Congressman Scott opposes the proposal to put armed guards and other law enforcement officers, such as school resource officers, in schools. Reports show that law enforcement officers frequently respond to student misbehavior by arresting the student and putting him or her in the juvenile justice system. Those reports also show that the children are less likely to be victims of crime if the school had hired more school counselors, instead of school resource officers (SROs). Research indicates that students who have contact with the criminal justice system are less likely to graduate and more likely to commit crimes as adults than students who are given in-school punishments, like detention. We must ensure that we are putting our nation's children on a school-to-college-and-career pipeline, not a school-to-prison pipeline.

More on Education

May 21, 2020 Press Release
WASHINGTON, DC – Today, in a letter to Secretary of Education Betsy DeVos, House and Senate education leaders called on the Education Department to rescind its “equitable service” guidance, which would redirect COVID-19 relief funding away from students in public schools to fund services for students in private schools, regardless of their wealth or residence.
May 20, 2020 Press Release
WASHINGTON, DC – Today, in a letter to Department of Health and Human Services (HHS) Secretary Azar, House Education and Labor Committee Chairman Bobby Scott (D-VA) and Senate Health, Education, Labor, and Pensions Ranking Member Patty Murray (D-WA) called on the Department to take proactive steps to help more than 14 million displaced college students maintain access to health care coverage. In the letter, the Members note that, due to the COVID-19 pandemic, many students who rely on health insurance plans sponsored by their colleges or universities may face a break in coverage as these institutions remain closed.
May 20, 2020 Press Release
WASHINGTON, DC – In a letter to Department of Education Secretary DeVos, House Education and Labor Committee Chairman Bobby Scott (VA-03) demanded an explanation for the Department illegally garnishing the wages on student loan borrowers amid the COVID-19—a direct violation of the Coronavirus Aid, Relief, and Economic Security (CARES) Act, which was signed into law on March 27. In the letter, Chairman Scott notes that as recently as May 6, employers indicated that they could not stop garnishing wages because they had not received a letter from the Department directing them to do so.
May 15, 2020 Press Release
WASHINGTON, DC – Chairman Robert C. “Bobby” Scott (VA-03) issued the following statement after the House passed a fifth legislative relief package—the Heroes Act—in response to the COVID-19 crisis. “By passing the Heroes Act today, the House of Representatives took an important step toward confronting the full scale of this pandemic. The Heroes Act dedicates nearly $1 trillion in emergency relief to help states and local government avert devastating cuts, particularly to education, public safety, and basic services.
May 15, 2020 Press Release
WASHINGTON – Today, Chairman Robert C. “Bobby” Scott (VA-03) issued the following statement ahead of the 66th anniversary of the Supreme Court’s landmark decision in Brown v. Board of Education. “This year’s anniversary of the Supreme Court’s landmark decision in Brown v. Board of Education comes at a pivotal and perilous moment in the fight for educational equity. Last month, the Sixth Circuit Court of Appeals ruled that students have a constitutional right to a basic education. But the COVID-19 pandemic has exposed and exacerbated the unequal distribution of resources and opportunity that ­­prevents many low-income and Black students from getting the education they deserve.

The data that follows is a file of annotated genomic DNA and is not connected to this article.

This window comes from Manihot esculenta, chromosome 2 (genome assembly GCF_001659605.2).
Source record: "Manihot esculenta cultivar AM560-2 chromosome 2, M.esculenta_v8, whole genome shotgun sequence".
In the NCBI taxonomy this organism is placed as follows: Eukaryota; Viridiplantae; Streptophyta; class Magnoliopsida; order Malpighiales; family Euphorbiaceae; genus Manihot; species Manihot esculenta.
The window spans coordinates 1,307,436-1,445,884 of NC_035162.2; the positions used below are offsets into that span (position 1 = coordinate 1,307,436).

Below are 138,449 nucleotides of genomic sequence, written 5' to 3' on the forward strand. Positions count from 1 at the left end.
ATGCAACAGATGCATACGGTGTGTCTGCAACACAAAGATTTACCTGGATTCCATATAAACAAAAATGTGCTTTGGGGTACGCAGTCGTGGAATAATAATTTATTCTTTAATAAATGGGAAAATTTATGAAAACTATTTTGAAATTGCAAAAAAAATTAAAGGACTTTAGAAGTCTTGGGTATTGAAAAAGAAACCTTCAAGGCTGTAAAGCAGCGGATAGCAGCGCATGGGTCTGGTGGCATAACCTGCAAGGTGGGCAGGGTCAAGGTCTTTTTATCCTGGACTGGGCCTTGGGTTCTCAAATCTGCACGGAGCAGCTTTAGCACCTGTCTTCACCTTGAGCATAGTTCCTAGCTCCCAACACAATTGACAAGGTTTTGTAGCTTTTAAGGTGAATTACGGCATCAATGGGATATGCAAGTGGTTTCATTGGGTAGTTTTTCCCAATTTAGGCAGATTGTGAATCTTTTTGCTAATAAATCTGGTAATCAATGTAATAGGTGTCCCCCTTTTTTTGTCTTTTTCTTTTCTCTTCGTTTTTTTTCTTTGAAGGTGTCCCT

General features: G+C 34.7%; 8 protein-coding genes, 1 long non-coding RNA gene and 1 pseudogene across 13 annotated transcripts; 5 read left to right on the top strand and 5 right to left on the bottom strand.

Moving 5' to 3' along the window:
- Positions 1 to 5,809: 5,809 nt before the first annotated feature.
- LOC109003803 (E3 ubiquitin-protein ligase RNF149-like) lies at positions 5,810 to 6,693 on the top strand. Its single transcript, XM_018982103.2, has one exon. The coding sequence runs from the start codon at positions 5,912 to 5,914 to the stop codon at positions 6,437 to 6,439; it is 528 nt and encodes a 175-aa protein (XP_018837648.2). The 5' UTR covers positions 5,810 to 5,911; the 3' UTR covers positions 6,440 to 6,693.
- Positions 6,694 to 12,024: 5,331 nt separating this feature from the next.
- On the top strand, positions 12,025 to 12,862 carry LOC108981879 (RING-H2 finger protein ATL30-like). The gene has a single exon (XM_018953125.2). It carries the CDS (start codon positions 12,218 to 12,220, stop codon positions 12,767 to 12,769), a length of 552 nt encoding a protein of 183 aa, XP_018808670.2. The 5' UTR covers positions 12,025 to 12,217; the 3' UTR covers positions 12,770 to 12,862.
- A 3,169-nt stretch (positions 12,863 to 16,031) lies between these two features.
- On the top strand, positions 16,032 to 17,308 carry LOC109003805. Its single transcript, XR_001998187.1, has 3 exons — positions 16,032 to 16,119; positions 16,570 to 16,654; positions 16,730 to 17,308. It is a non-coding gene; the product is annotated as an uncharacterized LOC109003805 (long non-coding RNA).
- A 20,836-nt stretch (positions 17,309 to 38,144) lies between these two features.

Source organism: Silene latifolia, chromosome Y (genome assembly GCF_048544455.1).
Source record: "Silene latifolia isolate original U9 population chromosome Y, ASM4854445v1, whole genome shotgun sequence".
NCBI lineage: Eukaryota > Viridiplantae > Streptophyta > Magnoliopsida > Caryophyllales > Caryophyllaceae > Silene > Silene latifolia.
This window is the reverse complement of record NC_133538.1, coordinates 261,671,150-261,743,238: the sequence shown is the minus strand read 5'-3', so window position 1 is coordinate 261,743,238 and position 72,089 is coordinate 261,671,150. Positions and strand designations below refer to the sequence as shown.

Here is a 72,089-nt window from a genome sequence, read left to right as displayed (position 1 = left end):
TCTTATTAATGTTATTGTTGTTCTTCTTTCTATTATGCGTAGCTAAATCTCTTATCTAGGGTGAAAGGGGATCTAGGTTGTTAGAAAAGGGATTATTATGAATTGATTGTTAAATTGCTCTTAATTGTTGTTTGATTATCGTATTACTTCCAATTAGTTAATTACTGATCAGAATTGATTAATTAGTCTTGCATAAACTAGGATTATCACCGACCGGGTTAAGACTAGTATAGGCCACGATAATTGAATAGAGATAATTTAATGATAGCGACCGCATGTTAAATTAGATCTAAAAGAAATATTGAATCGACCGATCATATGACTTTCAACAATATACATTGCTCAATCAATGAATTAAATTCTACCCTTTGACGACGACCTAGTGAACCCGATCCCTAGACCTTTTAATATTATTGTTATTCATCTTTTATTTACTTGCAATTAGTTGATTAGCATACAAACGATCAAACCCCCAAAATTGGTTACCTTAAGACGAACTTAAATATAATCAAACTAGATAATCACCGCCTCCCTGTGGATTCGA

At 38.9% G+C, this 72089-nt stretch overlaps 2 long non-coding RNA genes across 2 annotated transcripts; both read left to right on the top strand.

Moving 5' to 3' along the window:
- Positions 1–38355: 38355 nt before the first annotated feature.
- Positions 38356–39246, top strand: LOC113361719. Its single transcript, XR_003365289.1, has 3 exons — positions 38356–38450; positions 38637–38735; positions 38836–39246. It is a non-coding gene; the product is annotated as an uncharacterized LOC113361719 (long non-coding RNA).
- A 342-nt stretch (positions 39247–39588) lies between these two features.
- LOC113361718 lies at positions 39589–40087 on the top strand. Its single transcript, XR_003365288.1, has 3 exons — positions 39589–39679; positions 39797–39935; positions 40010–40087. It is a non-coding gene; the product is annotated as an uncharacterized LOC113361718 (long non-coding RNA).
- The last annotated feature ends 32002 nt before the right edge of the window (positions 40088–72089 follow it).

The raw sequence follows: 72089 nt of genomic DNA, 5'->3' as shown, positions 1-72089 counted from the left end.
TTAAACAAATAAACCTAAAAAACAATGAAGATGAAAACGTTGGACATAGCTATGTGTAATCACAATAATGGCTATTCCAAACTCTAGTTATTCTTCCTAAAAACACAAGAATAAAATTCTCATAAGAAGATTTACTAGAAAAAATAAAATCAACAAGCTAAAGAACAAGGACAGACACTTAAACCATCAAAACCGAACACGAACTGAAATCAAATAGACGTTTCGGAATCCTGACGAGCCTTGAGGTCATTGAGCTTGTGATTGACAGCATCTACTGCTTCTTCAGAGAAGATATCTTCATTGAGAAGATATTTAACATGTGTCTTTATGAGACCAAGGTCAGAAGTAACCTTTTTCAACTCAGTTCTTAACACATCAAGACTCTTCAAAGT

May 15, 2020 Press Release
WASHINGTON, DC – In a letter to Secretary of Education Betsy DeVos, House Education and Labor Committee Chairman Bobby Scott (VA-03) called on the Education Department to abandon its plan to divert emergency education funding, which was intended to provide COVID-19 relief for public schools, toward private school vouchers. The letter comes after the Department announced its intention to use a vast majority of the $300 million it received for discretionary grants under the Coronavirus Aid, Relief, and Economic Security (CARES) Act to create a program that mirrors the Department’s longstanding, widely rejected proposal to create a federal school voucher program.
May 13, 2020 Press Release
WASHINGTON, DC – Chairman Robert C. “Bobby” Scott issued the following statement after House Democrats introduced a fifth legislative package—the Heroes Act—in response to the COVID-19 crisis. “As result of the COVID-19 pandemic, our students and schools are facing unprecedented educational and financial challenges, our workers are experiencing unemployment rates not seen since the Great Depression, and our public health care system is straining to meet the demand for testing and treatment of this deadly disease.
May 12, 2020 Press Release
WASHINGTON, DC - House Democrats today introduced The Heroes Act, a bold and comprehensive coronavirus response bill that will meet the challenge this pandemic poses to our nation. The more than $3 trillion legislation protects the lives and livelihoods of the American people.
May 11, 2020 Press Release
NEWPORT NEWS, VA – Today, Congressman Bobby Scott (VA-03) released the following statement after the U.S. Department of Agriculture (USDA) recently approved Virginia’s plan to begin implementing the Pandemic EBT (P-EBT) program, which provides emergency food assistance to students in low-income families in the event of prolonged school closures. The P-EBT program was created by the Families First Coronavirus Response Act (H.R. 6201), which was the second COVID-19 emergency legislative package enacted by Congress on March 18, 2020.
May 8, 2020 Press Release
WASHINGTON, DC – Today, Committee on Education and Labor Chairman Robert C. “Bobby” Scott (VA-03) and Rep. Marcia Fudge (OH-11) introduced the End Pandemic Hunger for College Students Act to ensure low-income college students can access Supplemental Nutrition Assistance Program (SNAP) benefits during school closures due to COVID-19. The bill comes as widespread campus closures are exacerbating the financial challenges facing students across the country.